November and December: little odds and ends in the Fairbanks area

The drive to get outside comes so naturally during the summer months. But after a long summer rallying as a weekend warrior, I wake up and find that its November, the air is -20oF, and the sun sets at 4:30pm now. As much as I’d like to, I just can’t go out and do as big of things as I once could. Isn’t that like growing old?

Cold and lack of daylight hours limit the outdoor recreation possibilities in the winter, especially in Interior Alaska. One thing I find myself doing is scaling back the intensity by planning day-trips instead of overnighters. It is easier to convince myself to spend a day out in the cold if I know that I’ll end up in a warm bed. Additionally, in these months I will do more of the indoor activities I enjoy such as writing and climbing at the local rock gym; Ascension. Any length of time I manage to spend outside is win no matter how brief. The following are some fun things that have kept me busy and happy in the Fairbanks area this winter.

November 7th and 15th 2020

Sawyer Huffman and I one day, Philip Wilson and I on other day, found an early November dump of snowfall to be in good conditions at SkiLand, one of the ski areas in the Fairbanks area. In the pre-season before the resort opens and the ski lift start spinning, locals will earn turns (ski down then skin back up) provided that they are respectful and don’t interfere with preparations such as grooming, plowing, training, or whatever else may be going on. It’s a great place to warm up the skinning muscles for the upcoming season.

November 21st 2020

After some fun days at skiland, I figured the ole’ McCallum Creek hill (Peak 5475) would be in season like it was last November -> Golden Days! // Backcountry In The Deltas! – YouTube . As it turns out, I was wrong; the early season snowfall previously enjoyed at Skiland was nonexistent in the deltas, likely having been transported away by the wind. But that didnt stop Adrian Jones, his friend Lee, and I from checking it out, digging a snow pit, and enduring an unfortunate walk through (usually buried) alders back to the car.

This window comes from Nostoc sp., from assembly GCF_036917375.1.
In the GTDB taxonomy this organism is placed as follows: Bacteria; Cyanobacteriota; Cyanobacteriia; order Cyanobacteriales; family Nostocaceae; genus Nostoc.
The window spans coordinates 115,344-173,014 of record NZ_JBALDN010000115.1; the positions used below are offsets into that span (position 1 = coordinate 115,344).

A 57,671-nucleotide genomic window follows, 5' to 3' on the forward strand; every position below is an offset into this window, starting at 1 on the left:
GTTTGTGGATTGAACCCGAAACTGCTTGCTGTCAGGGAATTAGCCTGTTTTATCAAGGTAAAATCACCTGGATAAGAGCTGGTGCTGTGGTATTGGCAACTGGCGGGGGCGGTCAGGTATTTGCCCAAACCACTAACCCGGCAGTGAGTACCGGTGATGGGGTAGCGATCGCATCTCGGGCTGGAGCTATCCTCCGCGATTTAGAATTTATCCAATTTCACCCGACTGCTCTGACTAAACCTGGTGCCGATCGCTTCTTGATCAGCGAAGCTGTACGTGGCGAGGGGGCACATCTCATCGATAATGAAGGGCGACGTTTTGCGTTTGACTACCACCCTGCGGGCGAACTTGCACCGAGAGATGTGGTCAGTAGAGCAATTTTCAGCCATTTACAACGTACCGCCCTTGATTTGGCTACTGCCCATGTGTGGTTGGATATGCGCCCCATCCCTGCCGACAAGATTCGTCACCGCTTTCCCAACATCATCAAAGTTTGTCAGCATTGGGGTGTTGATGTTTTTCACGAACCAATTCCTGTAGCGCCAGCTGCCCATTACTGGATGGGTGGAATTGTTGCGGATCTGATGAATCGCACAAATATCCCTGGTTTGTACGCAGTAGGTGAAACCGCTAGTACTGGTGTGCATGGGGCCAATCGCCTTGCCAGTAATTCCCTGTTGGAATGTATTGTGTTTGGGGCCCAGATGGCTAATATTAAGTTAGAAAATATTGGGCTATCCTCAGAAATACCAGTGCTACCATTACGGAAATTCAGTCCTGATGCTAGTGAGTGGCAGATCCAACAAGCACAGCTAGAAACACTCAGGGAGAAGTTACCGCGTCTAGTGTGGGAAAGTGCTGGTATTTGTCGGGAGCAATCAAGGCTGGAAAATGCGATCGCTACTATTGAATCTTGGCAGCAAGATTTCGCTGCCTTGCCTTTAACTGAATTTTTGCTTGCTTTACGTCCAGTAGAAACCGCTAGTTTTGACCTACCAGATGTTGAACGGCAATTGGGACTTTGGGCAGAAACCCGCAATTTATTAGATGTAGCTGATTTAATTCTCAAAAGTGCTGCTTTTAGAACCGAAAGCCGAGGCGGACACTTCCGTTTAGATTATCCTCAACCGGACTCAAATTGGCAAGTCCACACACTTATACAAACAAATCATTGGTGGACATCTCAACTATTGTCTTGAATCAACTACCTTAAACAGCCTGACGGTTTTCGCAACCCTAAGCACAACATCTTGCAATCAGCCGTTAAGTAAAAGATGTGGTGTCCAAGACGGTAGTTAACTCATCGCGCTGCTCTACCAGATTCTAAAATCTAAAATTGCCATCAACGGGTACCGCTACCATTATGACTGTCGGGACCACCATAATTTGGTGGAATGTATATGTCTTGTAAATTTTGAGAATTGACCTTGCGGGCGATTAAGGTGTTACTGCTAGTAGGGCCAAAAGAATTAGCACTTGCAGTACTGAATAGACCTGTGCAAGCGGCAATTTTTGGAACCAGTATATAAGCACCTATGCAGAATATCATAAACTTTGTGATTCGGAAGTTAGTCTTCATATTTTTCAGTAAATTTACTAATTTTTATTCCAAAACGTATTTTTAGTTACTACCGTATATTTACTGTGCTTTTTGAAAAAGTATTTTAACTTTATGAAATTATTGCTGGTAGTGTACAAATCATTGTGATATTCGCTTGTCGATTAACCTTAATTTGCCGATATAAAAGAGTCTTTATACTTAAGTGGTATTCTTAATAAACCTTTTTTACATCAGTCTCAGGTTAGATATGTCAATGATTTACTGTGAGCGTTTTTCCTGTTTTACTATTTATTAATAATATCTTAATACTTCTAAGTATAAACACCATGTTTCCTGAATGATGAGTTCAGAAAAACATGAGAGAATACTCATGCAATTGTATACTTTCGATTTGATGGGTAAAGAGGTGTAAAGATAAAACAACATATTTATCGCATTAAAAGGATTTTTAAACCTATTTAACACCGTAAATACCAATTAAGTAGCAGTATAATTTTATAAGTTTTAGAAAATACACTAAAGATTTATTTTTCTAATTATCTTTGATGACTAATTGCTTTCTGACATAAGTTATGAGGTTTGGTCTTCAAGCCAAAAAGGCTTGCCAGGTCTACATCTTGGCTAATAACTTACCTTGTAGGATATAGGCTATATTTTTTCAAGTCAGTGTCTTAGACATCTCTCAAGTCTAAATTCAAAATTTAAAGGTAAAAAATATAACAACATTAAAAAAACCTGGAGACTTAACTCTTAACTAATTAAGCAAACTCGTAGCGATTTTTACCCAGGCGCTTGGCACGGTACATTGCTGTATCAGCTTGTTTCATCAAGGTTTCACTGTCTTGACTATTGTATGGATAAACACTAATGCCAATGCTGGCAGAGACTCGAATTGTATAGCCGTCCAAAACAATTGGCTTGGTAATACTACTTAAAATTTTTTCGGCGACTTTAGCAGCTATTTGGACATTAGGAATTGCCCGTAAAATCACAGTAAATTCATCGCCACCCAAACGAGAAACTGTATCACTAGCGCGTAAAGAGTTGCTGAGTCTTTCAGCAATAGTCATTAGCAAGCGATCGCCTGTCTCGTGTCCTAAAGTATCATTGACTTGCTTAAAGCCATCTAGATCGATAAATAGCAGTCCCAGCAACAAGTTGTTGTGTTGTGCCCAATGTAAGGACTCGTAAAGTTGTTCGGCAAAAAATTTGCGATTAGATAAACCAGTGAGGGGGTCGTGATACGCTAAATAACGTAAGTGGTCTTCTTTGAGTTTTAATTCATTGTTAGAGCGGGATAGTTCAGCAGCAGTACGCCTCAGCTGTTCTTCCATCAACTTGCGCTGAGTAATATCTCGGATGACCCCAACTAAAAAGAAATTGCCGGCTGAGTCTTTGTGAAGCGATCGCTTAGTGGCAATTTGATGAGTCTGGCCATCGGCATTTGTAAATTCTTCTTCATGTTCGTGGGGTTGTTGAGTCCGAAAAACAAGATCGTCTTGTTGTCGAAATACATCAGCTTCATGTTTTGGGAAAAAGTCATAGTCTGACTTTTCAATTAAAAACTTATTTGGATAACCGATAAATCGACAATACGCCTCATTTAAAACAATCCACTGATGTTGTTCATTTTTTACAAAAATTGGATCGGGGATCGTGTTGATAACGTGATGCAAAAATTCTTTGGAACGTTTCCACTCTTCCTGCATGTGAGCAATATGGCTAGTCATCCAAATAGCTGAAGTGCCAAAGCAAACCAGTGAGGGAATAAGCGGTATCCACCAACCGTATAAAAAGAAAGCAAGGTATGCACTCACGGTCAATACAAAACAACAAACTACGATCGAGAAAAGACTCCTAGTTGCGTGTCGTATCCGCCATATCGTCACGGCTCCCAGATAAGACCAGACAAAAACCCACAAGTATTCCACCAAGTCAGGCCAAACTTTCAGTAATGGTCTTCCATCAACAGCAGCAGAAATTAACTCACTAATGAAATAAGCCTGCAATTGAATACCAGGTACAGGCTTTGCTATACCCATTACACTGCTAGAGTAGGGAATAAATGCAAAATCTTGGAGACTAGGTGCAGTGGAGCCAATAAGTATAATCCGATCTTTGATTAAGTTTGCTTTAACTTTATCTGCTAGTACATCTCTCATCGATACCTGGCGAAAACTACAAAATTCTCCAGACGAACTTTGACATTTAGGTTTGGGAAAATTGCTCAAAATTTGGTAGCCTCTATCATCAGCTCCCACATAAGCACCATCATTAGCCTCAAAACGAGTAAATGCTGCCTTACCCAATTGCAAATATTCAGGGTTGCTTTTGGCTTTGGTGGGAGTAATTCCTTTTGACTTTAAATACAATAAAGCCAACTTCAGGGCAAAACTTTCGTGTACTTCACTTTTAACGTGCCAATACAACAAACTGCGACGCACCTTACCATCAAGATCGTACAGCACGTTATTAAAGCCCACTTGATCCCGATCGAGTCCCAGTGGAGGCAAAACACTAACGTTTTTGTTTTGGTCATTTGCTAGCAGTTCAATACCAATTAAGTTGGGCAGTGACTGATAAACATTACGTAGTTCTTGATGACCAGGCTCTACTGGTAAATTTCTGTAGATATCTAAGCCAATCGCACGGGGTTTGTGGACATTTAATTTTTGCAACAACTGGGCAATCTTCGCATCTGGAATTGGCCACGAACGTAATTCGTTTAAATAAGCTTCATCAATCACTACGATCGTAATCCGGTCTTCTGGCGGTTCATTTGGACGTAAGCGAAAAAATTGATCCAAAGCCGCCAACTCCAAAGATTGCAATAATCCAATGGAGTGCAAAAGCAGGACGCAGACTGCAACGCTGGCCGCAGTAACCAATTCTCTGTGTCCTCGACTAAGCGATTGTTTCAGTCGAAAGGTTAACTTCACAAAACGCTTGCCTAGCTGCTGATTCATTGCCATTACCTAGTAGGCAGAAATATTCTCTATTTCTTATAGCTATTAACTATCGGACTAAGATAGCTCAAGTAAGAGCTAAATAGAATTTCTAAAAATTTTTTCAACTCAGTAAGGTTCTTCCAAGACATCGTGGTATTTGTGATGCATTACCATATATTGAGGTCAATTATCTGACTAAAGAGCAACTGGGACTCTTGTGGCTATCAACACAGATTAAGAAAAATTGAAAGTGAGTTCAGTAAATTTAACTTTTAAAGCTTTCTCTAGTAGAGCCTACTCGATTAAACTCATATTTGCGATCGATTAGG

November 14th 2020

A day-trip mission for some ice climbing at Dragonfly Creek with Philip Wilson. It was in! (Mind for the open water at the base where the belayer stands).

December 20th 2020

Grant Wilson, his fresh pupper Steve, and I went out to Fox Creek. Steve was escorted back to the car when, on the approach, we encountered a decent creek section that required climbing. Steve behaved himself so well in the car while we enjoyed a few laps of ice climbing in the cold cold.

Not pictured, but should at least be listed in this collection of Fairbanks area winter outdoor ideas are: cross country skiing on the Birch Hill and UAF trails, hiking Angel Rocks, soaking in the Chena Hot Springs, hiking to the Castner Glacier Ice Caves, and downhill skiing/snowboarding at either of Fairbanks’ two ski resorts; Moose Mountain and SkiLand.

January 5th 2021

I know, this is digging into January now, but the following goes for November and December too. Watching the Aurora is a way to actually take advantage of the abundant hours spent in darkness. My go-to location is Murphy Dome (pictured below) because I’ve found it to be reliably plowed and it has with good views in all directions. Ester Dome is another spot, but has more light polution, less parking area, and the road is less reliable. Olnes Pond and the Peat Ponds are good locations in the October/November months while lakes are unfrozen and reflection shots are still possible.

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